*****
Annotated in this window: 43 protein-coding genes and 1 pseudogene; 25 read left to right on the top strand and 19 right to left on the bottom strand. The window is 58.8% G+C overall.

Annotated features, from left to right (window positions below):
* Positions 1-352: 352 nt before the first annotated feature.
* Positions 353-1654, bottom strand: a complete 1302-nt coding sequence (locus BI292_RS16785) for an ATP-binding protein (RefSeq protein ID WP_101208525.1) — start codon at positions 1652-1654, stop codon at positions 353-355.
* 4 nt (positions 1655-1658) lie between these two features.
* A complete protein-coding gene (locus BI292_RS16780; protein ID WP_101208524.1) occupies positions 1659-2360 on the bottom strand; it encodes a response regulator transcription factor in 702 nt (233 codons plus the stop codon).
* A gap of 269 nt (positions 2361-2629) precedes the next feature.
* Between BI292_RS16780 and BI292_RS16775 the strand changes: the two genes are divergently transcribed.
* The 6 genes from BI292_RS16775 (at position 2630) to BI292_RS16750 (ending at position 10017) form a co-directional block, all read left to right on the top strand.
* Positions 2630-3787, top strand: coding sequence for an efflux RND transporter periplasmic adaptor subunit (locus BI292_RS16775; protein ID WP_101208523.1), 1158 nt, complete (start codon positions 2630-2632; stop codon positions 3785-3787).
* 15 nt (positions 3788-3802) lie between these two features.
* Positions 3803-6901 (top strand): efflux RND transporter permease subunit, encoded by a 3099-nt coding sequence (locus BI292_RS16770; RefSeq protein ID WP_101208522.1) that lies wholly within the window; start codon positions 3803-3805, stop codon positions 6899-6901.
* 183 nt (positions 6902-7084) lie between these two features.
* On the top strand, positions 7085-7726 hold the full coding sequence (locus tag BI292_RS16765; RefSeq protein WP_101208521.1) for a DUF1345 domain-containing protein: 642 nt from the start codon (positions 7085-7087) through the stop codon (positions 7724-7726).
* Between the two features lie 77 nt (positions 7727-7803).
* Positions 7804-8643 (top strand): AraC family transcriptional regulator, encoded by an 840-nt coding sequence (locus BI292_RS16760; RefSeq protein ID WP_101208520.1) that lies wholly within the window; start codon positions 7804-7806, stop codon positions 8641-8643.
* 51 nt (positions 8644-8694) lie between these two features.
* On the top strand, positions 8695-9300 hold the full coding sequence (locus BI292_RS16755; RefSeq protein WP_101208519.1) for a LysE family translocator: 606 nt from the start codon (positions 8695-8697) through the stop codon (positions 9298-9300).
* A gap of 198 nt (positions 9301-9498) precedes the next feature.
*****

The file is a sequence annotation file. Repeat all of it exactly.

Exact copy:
Annotated in this window: 43 protein-coding genes and 1 pseudogene; 25 read left to right on the top strand and 19 right to left on the bottom strand. The window is 58.8% G+C overall.

Annotated features, from left to right (window positions below):
* Positions 1-352: 352 nt before the first annotated feature.
* Positions 353-1654, bottom strand: a complete 1302-nt coding sequence (locus BI292_RS16785) for an ATP-binding protein (RefSeq protein ID WP_101208525.1) — start codon at positions 1652-1654, stop codon at positions 353-355.
* 4 nt (positions 1655-1658) lie between these two features.
* A complete protein-coding gene (locus BI292_RS16780; protein ID WP_101208524.1) occupies positions 1659-2360 on the bottom strand; it encodes a response regulator transcription factor in 702 nt (233 codons plus the stop codon).
* A gap of 269 nt (positions 2361-2629) precedes the next feature.
* Between BI292_RS16780 and BI292_RS16775 the strand changes: the two genes are divergently transcribed.
* The 6 genes from BI292_RS16775 (at position 2630) to BI292_RS16750 (ending at position 10017) form a co-directional block, all read left to right on the top strand.
* Positions 2630-3787, top strand: coding sequence for an efflux RND transporter periplasmic adaptor subunit (locus BI292_RS16775; protein ID WP_101208523.1), 1158 nt, complete (start codon positions 2630-2632; stop codon positions 3785-3787).
* 15 nt (positions 3788-3802) lie between these two features.
* Positions 3803-6901 (top strand): efflux RND transporter permease subunit, encoded by a 3099-nt coding sequence (locus BI292_RS16770; RefSeq protein ID WP_101208522.1) that lies wholly within the window; start codon positions 3803-3805, stop codon positions 6899-6901.
* 183 nt (positions 6902-7084) lie between these two features.
* On the top strand, positions 7085-7726 hold the full coding sequence (locus tag BI292_RS16765; RefSeq protein WP_101208521.1) for a DUF1345 domain-containing protein: 642 nt from the start codon (positions 7085-7087) through the stop codon (positions 7724-7726).
* Between the two features lie 77 nt (positions 7727-7803).
* Positions 7804-8643 (top strand): AraC family transcriptional regulator, encoded by an 840-nt coding sequence (locus BI292_RS16760; RefSeq protein ID WP_101208520.1) that lies wholly within the window; start codon positions 7804-7806, stop codon positions 8641-8643.
* 51 nt (positions 8644-8694) lie between these two features.
* On the top strand, positions 8695-9300 hold the full coding sequence (locus BI292_RS16755; RefSeq protein WP_101208519.1) for a LysE family translocator: 606 nt from the start codon (positions 8695-8697) through the stop codon (positions 9298-9300).
* A gap of 198 nt (positions 9301-9498) precedes the next feature.